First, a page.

August 25, 2014
Empire State Tribune, 8/25/2014
Five students at the Santa Catarina State University in Brazil submitted a project to Computer Vision and Pattern Recognition subjects that functions as a pattern recognition system in a dashboard camera to detect the use of mobile phones of drivers while on the road.
The head proponent Rafael Berri, together with his friends, Alexandre Silva, Rafael Parpinelli, Elaine Girardi and Rangel Arthur introduced a solution to prevent drivers from using their mobile phones while driving. The camera monitors the pattern of the face, ears, and hands and other signs of ‘on the phone’ to lessen the chances of accidents.
Berri and his team said that drivers tend to fix their gaze straight ahead while on the phone. Thus, placing the dashboard camera in front of the driver is an ideal spot to effectively scan the patterns, according to MIT Technology Review. If the driver is caught while on the phone, the system sends a warning.
August 7, 2014
Miranda France – The Spectator, 8/7/2014
When the American poet Elizabeth Bishop arrived in Brazil in 1951, she expected to spend two weeks there and ended up staying 15 years, a time of emotional turbulence and creative productivity. Bishop wrote poetry and prose and translated Latin American writers, including Octavio Paz, but this project, suggested by friends as a way to improve her Portuguese, is something completely different. It’s a teenager’s diary, written between 1893 and 1895 in the remote mining town of Diamantina, the highest town in Brazil. It’s a delightful, funny and revealing memoir, a little bit of Austen in the Americas.
Helena’s real name was Alice Dayrell, (the pseudonym came from her English relations). At the time she was writing, Diamantina was ten days’ journey from Rio de Janeiro, two by train, eight by mule. Set in a weird landscape of giant boulders and ant-hills, it’s a town where everyone knows everyone else’s business and, as Helena often reminds us, all of them are lunatics. ‘Just build a wall around the town. The place is a regular asylum.’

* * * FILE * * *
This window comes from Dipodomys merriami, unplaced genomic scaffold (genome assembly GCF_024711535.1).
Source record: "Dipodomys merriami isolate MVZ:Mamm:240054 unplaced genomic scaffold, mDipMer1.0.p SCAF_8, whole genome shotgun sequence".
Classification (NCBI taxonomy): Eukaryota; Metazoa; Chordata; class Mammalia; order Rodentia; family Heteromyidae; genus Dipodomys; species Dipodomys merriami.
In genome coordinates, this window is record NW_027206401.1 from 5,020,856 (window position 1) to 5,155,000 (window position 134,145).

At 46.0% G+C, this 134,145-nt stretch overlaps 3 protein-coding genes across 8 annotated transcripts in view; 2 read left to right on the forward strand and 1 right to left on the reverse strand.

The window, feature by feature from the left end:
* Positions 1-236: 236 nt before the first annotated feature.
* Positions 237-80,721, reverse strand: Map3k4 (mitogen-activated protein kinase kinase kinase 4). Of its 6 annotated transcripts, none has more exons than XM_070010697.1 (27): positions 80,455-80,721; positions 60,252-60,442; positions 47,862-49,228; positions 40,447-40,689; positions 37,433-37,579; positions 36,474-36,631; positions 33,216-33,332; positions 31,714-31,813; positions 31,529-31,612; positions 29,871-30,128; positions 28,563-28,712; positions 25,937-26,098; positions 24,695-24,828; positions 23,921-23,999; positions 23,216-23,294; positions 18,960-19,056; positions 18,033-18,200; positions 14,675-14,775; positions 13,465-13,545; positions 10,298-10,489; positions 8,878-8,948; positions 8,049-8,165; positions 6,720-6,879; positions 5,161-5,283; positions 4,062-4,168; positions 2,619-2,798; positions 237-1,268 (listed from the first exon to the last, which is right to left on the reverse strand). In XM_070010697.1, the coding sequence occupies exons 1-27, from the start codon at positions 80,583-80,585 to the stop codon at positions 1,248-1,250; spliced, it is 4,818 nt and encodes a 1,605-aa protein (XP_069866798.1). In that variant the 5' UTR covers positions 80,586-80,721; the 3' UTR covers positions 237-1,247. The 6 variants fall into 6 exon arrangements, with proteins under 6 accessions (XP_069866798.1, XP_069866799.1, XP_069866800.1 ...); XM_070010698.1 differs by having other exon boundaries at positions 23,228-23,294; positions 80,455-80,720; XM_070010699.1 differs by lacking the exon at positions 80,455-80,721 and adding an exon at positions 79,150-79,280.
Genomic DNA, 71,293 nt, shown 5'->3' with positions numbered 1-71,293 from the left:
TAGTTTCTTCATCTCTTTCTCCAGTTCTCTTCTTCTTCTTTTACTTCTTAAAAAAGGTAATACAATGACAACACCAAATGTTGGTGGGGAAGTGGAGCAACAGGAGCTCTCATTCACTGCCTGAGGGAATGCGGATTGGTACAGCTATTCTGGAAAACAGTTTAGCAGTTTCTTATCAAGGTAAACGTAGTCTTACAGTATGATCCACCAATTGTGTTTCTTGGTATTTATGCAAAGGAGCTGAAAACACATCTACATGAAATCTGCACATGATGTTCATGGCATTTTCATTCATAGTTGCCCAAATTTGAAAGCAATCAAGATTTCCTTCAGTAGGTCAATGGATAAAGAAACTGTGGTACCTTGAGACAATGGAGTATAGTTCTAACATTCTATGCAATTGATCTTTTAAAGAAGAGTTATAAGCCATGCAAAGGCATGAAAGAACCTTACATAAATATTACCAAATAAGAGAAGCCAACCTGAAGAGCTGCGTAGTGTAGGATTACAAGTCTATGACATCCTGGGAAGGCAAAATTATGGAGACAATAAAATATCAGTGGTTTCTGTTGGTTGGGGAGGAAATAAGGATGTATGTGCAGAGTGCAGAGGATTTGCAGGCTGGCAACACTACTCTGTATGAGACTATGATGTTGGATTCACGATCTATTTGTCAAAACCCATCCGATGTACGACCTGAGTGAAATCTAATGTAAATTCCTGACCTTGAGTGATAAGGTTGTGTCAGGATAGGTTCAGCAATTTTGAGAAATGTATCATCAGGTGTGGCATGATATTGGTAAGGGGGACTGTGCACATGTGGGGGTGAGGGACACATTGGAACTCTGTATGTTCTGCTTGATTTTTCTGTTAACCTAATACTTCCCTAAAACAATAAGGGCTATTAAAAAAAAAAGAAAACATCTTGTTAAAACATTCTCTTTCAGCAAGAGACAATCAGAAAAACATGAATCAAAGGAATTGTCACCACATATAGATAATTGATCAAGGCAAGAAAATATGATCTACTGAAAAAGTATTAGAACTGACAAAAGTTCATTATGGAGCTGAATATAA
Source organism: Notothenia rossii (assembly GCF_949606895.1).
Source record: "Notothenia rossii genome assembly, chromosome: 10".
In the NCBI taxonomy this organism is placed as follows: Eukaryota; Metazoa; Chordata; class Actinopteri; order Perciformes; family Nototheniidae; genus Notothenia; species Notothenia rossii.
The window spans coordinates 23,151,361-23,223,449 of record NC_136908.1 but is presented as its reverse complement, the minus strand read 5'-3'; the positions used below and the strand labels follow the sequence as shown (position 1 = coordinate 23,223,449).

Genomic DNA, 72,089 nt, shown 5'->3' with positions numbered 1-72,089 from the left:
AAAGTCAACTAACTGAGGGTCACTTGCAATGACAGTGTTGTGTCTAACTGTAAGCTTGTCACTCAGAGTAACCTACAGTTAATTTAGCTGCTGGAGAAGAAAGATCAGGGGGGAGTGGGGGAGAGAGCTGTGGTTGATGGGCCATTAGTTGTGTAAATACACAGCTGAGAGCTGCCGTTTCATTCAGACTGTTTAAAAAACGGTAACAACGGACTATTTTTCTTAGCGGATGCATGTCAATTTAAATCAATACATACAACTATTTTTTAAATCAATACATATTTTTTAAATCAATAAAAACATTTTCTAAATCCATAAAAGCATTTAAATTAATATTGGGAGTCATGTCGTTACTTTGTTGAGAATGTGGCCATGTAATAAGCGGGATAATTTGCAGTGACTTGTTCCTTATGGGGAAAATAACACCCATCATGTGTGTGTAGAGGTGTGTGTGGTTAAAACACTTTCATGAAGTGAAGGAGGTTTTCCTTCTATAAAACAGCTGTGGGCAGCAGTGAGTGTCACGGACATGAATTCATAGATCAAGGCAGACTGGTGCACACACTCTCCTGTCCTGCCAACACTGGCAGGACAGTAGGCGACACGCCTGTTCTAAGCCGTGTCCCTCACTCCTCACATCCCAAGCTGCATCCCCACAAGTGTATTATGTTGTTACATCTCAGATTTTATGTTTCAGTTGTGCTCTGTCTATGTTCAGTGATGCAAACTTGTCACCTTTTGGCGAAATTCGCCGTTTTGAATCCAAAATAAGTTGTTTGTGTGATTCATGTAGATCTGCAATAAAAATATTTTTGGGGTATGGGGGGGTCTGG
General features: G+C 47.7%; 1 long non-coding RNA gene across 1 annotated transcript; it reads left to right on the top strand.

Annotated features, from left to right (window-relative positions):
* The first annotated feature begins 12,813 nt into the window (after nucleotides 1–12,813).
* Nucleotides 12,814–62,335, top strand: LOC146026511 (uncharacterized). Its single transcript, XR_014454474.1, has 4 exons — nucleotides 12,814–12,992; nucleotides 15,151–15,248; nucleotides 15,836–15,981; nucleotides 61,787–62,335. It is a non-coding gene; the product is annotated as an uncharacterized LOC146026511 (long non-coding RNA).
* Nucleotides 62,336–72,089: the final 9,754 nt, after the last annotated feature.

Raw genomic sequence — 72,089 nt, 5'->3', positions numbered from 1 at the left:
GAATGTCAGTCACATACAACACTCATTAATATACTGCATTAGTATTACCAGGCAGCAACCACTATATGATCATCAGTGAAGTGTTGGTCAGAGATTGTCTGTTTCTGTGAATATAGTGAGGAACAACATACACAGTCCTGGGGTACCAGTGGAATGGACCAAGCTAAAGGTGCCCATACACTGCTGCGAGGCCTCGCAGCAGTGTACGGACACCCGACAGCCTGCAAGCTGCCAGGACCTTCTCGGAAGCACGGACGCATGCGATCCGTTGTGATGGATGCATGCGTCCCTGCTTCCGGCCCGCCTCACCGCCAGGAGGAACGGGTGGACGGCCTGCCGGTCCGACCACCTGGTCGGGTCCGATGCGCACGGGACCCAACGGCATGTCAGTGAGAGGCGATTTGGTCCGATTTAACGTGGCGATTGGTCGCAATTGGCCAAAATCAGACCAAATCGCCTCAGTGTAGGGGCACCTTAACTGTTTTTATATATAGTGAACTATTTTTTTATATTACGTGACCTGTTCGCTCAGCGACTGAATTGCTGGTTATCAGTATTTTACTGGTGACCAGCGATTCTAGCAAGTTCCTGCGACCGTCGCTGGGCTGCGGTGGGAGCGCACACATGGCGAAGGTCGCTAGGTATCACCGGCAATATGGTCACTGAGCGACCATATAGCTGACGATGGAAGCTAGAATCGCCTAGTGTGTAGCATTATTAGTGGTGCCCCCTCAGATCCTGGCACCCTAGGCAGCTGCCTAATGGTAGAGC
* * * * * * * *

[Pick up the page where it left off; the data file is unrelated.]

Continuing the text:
Helena’s father is mostly absent; he’s invested in a new diamond mine, so far with nothing to show for it. Many of the region’s inhabitants are after that elusive, fortune-making diamond that will change everything. Helena’s family live in hope of future riches and scrape by as best they can.
August 5, 2014
Inter-American Dialogue – Latin America Advisor, 8/1/2014
Carlos Eduardo Lins da Silva
Q: Brazilian president Dilma Rousseff is maintaining a lead over main opposition candidate Aecio Neves ahead of the country’s October elections and would beat him in a potential second round, according to a recent poll by Ibope. However, other recent polls have shown the two candidates neck-and-neck in a runoff. With just over two months to go before the election, what factors will have the largest influence on the vote’s outcome? With Brazilians also voting for national and state legislatures and state governors, what are the other key races to watch?
A: Carlos Eduardo Lins da Silva, global fellow at the Woodrow Wilson International Center for Scholars: “At this point of the presidential campaign in Brazil, it seems that the odds in favor of Dilma Rousseff’s re-election are better in the election’s first round than in the runoff if it becomes necessary. President Rousseff has a relatively comfortable advantage over the two main opposition candidates in public opinion polls in the first round. But in the runoff simulations, she appears in a virtual tie with Aecio Neves and with a larger but not huge majority over Eduardo Campos. This is probably because the runoff will appear as a kind of referendum on her government. Her chances to be re-elected in the first round will increase if the present inclination of around one-fourth of all voters (according to the most recent polls) to nullify their votes or to vote blank remains. If this happens, with more than a dozen candidates on the ballot, Rousseff may get more than 50 percent of the valid votes and avoid a runoff. The record amount of voters who say they do not want to vote for anyone reflects a growing frustration among Brazilians with the country’s political system. The immense majority of poll respondents say they want change. But most do not seem happy with what the candidates have offered them as possible change. The same polls show that health and public security are the main concerns of the population. But the dissatisfaction is also huge with public transportation, education and other social public services. To these problems, in recent months have been added serious doubts regarding the economy, chiefly about inflation and unemployment. All these will be the main issues in the campaign.